The United States has plenty of options across the country. For example, Oceanside Malibu in California, JourneyPure in Tennessee, Blue Ridge Mountain in Georgia and The Sanctuary at Sedona in Arizona all offer recovery coaching as part of their aftercare programs.
It’s important to keep in mind that while sober coaches offer valuable support and life skills for sobriety, they should not replace the care you’ll receive from healthcare professionals and therapists during primary treatment and aftercare.
Sober coaches are relatively new in addiction treatment and can perform many different roles in someone’s recovery5, which sometimes leads to role ambiguity.
The public still holds some confusion about the responsibilities of sober coaches compared to other addiction treatment professionals. However, there are established differences as outlined in Ethical Guidelines for the Delivery of Peer-based Recovery Support Services3. It’s important to understand these distinctions to make sure you’re looking for the right professional for your needs.
Unlike doctors, nurses, or psychiatrists, most recovery coaches don’t have medical degrees. Their role is never to diagnose you or provide you with medical advice or care.
Instead, a sober coach helps you remove potential roadblocks that might prevent you from seeing a medical professional. For example, they can help you find the right medical professional, or drive you to your appointment.
Unlike social workers and addiction counselors, sober coaches take on a more informal role and aren’t required to have a degree in social work or formal credentials in counseling.
Whereas addiction counselors are discouraged from self-disclosure, or using their personal experience to connect with clients, sober coaches are encouraged to share their personal experiences with you. They act as your confidant.
If you need professional help from a social worker or an addictions counselor, your sober coach will help you get in touch with them.
Unlike with sponsors, you and your sober coach don’t uphold each other’s sobriety. Some sober coaches haven’t struggled with addiction before, but are there to support you, especially during sensitive transition periods.
A relationship with a sober coach is more like that of a mentor and a mentee, or a personal trainer with their client.
Most sober coaches work in affiliation with recovery centers and hospitals. However, some work with free-standing organizations or as private practitioners.
Since sober coaches don’t need to have formally acquired credentials, it’s important to take extra precautions when searching for one, especially if you plan to look outside of your rehab program.
If you’re unsure where to start, you could ask recovery centers during an initial phone call if they have any referrals for reputable sober coaches. If you’re already seeing a therapist, you could ask if they have any recommendations for you.
1. Check the addiction treatment center’s reputation and credibility.
Doing this as the first step gives you a good idea of the level of expertise a rehab center would expect from its employees and affiliates.
Read through the rehab center’s online review. You can also ask around to see if they’re in good standing with other healthcare providers or treatment facilities.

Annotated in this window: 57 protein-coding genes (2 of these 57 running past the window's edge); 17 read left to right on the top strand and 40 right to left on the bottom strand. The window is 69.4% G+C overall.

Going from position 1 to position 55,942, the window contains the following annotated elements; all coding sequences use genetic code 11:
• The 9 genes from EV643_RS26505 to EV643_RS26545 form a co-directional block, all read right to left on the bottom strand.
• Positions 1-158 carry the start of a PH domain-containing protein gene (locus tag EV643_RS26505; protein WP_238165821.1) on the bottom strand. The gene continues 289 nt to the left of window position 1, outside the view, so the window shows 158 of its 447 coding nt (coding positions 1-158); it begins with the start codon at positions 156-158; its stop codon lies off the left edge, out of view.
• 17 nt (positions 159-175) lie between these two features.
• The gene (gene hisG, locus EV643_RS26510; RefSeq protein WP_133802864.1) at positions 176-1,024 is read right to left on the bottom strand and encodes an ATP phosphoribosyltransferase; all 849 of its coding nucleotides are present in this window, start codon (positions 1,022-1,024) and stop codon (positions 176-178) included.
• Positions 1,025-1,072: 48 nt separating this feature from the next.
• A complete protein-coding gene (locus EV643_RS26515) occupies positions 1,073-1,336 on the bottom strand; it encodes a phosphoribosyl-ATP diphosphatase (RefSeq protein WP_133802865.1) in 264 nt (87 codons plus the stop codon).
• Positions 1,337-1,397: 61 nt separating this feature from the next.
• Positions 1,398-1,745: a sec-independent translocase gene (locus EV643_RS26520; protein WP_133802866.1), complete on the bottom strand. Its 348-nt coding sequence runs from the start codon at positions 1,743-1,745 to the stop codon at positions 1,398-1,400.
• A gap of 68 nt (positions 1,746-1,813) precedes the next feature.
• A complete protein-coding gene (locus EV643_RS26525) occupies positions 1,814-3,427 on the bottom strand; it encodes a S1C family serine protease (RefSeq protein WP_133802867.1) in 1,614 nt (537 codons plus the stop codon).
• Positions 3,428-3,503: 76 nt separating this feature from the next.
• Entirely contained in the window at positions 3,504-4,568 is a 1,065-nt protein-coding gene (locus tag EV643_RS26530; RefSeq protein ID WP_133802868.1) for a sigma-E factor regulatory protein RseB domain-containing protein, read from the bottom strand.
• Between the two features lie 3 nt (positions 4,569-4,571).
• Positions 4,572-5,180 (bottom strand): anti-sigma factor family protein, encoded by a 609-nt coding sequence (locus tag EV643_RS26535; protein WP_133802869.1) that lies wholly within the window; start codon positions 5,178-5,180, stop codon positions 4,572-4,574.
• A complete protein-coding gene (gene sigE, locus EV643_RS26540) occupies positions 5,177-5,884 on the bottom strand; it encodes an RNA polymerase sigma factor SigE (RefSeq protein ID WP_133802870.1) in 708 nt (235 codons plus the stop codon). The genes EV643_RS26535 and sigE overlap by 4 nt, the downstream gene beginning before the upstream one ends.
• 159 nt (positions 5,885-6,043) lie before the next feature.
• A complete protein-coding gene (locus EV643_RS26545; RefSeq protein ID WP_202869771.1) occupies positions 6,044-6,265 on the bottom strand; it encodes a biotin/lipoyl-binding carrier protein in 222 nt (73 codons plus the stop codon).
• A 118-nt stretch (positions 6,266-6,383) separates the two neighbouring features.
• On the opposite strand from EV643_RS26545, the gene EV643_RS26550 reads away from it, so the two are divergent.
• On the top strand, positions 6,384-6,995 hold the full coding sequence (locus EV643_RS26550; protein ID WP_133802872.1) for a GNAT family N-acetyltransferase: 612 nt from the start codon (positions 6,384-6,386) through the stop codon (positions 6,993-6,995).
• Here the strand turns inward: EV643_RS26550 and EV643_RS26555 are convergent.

In the U.S., there are two national organizations that accredit treatment providers. These include the Joint Commission and Commission on Accreditation of Rehabilitation Facilities (CARF). While rehabs might showcase accreditation logos on their website, you should check directly with the accrediting body.
2. Ask the addiction treatment center for sober coach options.
After you’ve found a reputable rehab center you trust, ask them for referrals of sober coaches. Usually, you would have gone through an initial phone call with an admissions specialist first. They’ll ask general background questions, including questions about your medical history, substance use history and family history.
Once they have a better understanding of your situation, they will give recommendations for different sober coaches. You can compare their backgrounds and even go through an initial phone call with them to find a sober coach that best matches your needs.
If your addiction treatment program doesn’t offer sober coaching, you can hire a private sober coach to help you at any point in your recovery journey. Much like rehab centers, there are certain markers you should look out for to ensure you hire a credible, reputable sober coach who matches your needs.
1. Ask people you trust.
You can start your search by asking people you trust if they have any recommendations for sober coaches. This could be your therapist, psychiatrist or even your doctor.
2. Check the sober coach’s reputation, accreditations and affiliations.
Important to note: there’s no professional, independent governing body that offers accreditations to sober coaches.
Many private sober coaches have a website. It’s recommended to look through them and use these indicators to check whether the sober coach is reputable and has the level of expertise you’re looking for:
Adjusting to life after rehab can feel like a difficult prospect. As you journey to create a healthy, substance-free lifestyle, there are resources and tools you can turn to that help make the adjustment easier.
For many people, sober coaches are a pillar to lean on and offer invaluable support they need for long-term recovery. The relationship is often grounded in trust, health and wellness, which is why finding the right person is so important.
Many established rehabs either have referrals for sober coaches or have sober coaching as part of their program. To get your search started, browse our collection of luxury rehabs that offer sober coaching.
Reviewed by Lisa Misquith